Wednesday, June 12, 2013

Dinner With Visiting Russian Delegation Reminds GlobalPittsburgh Host How Small The World Can Be

GlobalPittsburgh hosts Renate and Greg Overstreet recently hosted a visiting Russian delegation for dinner in their home. Greg wrote this account of their experience.

On Saturday, June 8, we were slightly apprehensive about hosting a dinner for a delegation of three Russian visitors and their translator.

After checking websites listed on their business cards and reading some brochures they gave us before they left, I now have a better understanding of their objective for visiting various U.S. cities. They represent both governmental and non-profit groups that wish to increase eco-tourism to areas in the Southern Urals and the Udmurt Republic areas of Russia which have had very little tourism in the past. The responsible tourism results in financial gain that can be used to help conserve local cultural sites as well as to boost the welfare of local residents. Their visit is funded by the U.S. State Department and the translator traveling with them is an employee of the U.S. State Department in New York City.

The comments and reactions of the foreign visitors were very interesting. One unique moment came when I showed them an old 1970-era standard rotary dial phone that we store upstairs. As I picked it up expecting to generate a surprised reaction, I said, "I bet you haven't seen one of these in a long time." Alexander then said a few words which the translator conveyed to my own surprise: "Alexander says he was on a waiting list for years to get such a land line phone before the recent advent of cell phones and he was never able to get a connection from the State utility agency." Wow! Now I know first-hand how the President has to be careful to not put his foot in his mouth over cultural differences. But I also now appreciate more fully our own access to technology that we take for granted.

My wife, Renate, and I feel that our home is average and far from upper class, but these visitors were amazed at things like the amount of wood paneling we have upstairs, the amount of property around the house, the privacy from neighbors, the absence of traffic and city noise, the presence of so many flowers and trees, the occasional visits by ground squirrels, deer, rabbits, etc., and Alexander was even interested in checking out the heating, air conditioning, and sanitation systems. I think he also probably wondered why a single house needs not just one, but three bathrooms. My guess is that they probably live in apartments in crowded urban areas.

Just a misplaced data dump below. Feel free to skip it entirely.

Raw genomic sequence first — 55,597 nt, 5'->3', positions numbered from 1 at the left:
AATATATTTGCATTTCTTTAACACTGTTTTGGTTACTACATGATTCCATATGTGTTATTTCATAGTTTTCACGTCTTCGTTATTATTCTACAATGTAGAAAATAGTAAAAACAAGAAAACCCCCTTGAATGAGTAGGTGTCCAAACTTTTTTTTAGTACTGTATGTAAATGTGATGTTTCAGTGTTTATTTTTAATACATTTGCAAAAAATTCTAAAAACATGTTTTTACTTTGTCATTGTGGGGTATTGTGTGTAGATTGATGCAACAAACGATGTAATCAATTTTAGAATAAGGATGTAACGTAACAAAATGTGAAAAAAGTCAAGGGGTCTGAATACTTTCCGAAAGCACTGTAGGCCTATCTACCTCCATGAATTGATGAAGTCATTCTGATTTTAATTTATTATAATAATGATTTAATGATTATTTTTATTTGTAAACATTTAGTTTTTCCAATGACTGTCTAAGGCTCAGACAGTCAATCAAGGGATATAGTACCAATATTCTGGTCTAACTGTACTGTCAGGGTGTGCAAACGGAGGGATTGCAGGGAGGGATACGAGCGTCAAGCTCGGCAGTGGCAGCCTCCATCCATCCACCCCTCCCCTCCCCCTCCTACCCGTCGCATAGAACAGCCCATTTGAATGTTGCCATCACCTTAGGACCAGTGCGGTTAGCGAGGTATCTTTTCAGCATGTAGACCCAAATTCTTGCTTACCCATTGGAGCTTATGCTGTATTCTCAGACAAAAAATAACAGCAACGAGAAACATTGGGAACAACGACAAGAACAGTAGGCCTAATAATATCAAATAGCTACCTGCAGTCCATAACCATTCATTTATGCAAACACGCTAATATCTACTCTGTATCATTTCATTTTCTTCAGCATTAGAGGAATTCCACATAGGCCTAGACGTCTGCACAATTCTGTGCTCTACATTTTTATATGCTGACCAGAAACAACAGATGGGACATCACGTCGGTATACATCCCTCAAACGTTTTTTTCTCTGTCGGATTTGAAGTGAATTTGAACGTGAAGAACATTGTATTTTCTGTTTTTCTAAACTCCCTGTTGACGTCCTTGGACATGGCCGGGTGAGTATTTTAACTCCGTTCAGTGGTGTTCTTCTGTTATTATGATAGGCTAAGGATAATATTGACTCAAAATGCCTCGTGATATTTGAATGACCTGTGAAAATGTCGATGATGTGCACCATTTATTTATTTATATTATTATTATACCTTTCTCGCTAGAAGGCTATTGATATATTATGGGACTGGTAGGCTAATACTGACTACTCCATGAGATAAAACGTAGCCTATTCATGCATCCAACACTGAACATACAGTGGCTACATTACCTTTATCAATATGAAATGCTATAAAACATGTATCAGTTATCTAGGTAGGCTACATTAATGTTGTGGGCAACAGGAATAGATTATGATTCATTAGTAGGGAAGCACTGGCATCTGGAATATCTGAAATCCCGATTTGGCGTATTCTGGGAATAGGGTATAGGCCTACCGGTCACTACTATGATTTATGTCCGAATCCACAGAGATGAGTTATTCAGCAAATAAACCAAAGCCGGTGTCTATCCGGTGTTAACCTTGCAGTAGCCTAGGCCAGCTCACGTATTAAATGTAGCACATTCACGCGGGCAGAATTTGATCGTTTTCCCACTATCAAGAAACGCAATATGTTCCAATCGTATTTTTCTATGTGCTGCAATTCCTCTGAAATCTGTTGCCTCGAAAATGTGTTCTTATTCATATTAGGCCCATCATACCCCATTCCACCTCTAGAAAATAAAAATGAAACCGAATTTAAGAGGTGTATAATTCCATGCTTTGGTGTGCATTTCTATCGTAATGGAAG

Guzel took a photo of me barbecuing and she said that although people in Russia also grill food outdoors with wood or charcoal, they do not have access to propane fueled grills like the one I use. But they do have access to American TV programs. Nadezhda (we called her Nadia) said the show "House" is very popular in Russia and many people even have t-shirts with the image of the star of the show. She said that I look like him, but I had to apologize that I have only heard of the show because I am a non-typical American TV viewer: I only watch certain occasional special programs on TV and no series programs.

The visitors were very warm and friendly and eager to use their limited English to compliment our home and to describe details of their own homeland and culture. We found a connection with Alexander who said that our local Penguins Hockey player, Evgeni Malkin, is a native of his hometown. Guszel explained that Tchaikovsky was from their region and also the world famous weapons designer, M.T. Kalashnikov, still lives in her hometown where there is a weapons museum that bears his name. She said he used to take regular strolls around town (like ex-President Harry Truman did in Independence, MO) until he was intercepted one day by a news reporter.

The visit was a good mutual cultural exchange and one that left me with not only a better understanding of their world, but also a better appreciation for the many American technological and cultural benefits that we tend to take for granted. "What a country!" as Soviet immigrant comedian Yakov Smirnoff used to say. And I hope you will understand when I say that I am happy that some of my tax money funds this cultural exchange and economy boosting program. How else could I have met my close neighbors ... from that distant land.

- Greg Overstreet

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